One key difference between Corp and Inc lies in their structure. A Corp is typically structured with shareholders, directors, and officers. Shareholders own the company's stock, elect directors, and have the right to vote on major decisions. Directors oversee the company's operations and appoint officers who manage day-to-day activities. In contrast, an Inc is structured with shareholders, who have the power to elect directors, and officers who handle the company's operations.

Ownership and Shareholders

Both Corp and Inc allow for multiple shareholders, enabling the distribution of ownership among individuals or entities. Shareholders in both entities have limited liability, meaning their personal assets are generally protected from the company's debts and liabilities.

However, there are some differences in ownership and shareholder rights. In a Corp, ownership is divided into shares of stock, which can be classified into different classes (e.g., common stock, preferred stock) with varying rights and privileges. Shareholders in a Corp have the right to vote on important matters, such as electing directors or approving major corporate actions.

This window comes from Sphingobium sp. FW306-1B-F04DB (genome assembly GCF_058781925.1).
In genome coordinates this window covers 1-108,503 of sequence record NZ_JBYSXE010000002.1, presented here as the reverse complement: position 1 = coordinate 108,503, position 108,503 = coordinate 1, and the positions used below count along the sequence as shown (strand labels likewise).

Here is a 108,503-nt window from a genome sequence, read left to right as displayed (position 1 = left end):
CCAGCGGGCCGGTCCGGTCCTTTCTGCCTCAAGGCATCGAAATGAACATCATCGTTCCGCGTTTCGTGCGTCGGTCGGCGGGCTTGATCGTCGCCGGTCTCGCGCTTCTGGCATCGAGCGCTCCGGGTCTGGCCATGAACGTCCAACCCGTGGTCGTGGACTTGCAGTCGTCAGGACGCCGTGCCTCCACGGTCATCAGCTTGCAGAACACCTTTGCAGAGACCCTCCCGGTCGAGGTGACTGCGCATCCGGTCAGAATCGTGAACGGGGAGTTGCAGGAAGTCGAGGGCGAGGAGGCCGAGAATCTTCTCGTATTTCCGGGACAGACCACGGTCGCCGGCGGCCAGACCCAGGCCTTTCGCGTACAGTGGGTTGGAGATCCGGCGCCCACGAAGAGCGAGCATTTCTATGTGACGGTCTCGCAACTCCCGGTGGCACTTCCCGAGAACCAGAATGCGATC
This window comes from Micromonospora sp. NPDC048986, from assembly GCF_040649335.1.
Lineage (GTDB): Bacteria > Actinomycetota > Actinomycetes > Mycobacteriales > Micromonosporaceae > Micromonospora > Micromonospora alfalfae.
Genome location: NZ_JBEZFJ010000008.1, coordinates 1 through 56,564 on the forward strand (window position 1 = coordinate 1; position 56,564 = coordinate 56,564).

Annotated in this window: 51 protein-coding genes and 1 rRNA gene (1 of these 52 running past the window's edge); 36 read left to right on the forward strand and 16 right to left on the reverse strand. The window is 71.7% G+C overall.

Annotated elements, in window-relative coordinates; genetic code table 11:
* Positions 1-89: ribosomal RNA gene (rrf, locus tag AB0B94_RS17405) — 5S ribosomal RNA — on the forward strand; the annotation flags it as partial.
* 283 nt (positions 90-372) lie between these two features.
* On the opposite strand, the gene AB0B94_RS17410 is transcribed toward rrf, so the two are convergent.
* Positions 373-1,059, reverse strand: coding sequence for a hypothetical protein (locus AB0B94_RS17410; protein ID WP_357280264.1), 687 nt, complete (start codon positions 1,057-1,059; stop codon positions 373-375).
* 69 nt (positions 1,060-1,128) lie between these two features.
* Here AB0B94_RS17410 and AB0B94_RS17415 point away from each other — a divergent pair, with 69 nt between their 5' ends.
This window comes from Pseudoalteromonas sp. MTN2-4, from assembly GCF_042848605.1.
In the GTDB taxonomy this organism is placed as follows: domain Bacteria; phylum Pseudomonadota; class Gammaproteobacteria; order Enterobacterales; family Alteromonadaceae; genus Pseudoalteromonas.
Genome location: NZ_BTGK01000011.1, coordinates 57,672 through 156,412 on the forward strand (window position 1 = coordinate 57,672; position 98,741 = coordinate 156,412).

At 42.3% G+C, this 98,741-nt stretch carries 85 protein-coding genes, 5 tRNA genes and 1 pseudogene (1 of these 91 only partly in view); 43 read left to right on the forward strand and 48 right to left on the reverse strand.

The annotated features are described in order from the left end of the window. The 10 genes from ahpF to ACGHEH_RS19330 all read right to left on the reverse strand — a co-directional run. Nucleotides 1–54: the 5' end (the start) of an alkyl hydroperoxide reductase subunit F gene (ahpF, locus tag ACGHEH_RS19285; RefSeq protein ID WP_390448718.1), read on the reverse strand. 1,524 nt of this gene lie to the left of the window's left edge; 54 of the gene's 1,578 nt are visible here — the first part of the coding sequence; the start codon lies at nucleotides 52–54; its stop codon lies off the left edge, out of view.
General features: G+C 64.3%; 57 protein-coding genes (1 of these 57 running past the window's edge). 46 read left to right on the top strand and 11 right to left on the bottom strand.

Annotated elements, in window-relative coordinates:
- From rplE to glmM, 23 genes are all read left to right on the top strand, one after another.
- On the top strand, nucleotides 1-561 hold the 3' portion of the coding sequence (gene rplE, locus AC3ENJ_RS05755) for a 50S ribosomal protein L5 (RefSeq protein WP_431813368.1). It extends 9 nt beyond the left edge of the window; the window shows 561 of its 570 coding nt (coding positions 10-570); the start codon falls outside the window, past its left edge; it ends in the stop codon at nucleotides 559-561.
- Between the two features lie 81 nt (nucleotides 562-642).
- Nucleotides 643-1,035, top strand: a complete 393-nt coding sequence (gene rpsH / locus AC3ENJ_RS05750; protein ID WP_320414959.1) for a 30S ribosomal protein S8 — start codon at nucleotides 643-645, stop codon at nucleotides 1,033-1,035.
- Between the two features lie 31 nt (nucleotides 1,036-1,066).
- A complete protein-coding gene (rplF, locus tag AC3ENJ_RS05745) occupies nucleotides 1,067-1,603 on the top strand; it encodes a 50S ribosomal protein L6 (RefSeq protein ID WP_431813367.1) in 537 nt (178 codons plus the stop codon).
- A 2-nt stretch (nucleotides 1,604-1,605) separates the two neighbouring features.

In an Inc, ownership is also divided into shares, but there is typically only one class of stock. Shareholders in an Inc may have different voting rights, depending on the company's bylaws. Some Inc structures may grant certain shareholders more voting power than others, allowing for a more concentrated decision-making process.


Another important aspect to consider when comparing Corp and Inc is taxation. Both entities offer different tax advantages and considerations.

A Corp is subject to double taxation, where the corporation itself is taxed on its profits, and then shareholders are taxed on any dividends received. This can result in a higher overall tax burden for both the corporation and its shareholders.

On the other hand, an Inc can elect to be taxed as an S Corporation (S Corp) under the Internal Revenue Code. By doing so, the company can avoid double taxation. Instead, the profits and losses of the S Corp are passed through to the shareholders, who report them on their individual tax returns. This pass-through taxation can provide potential tax savings for the shareholders.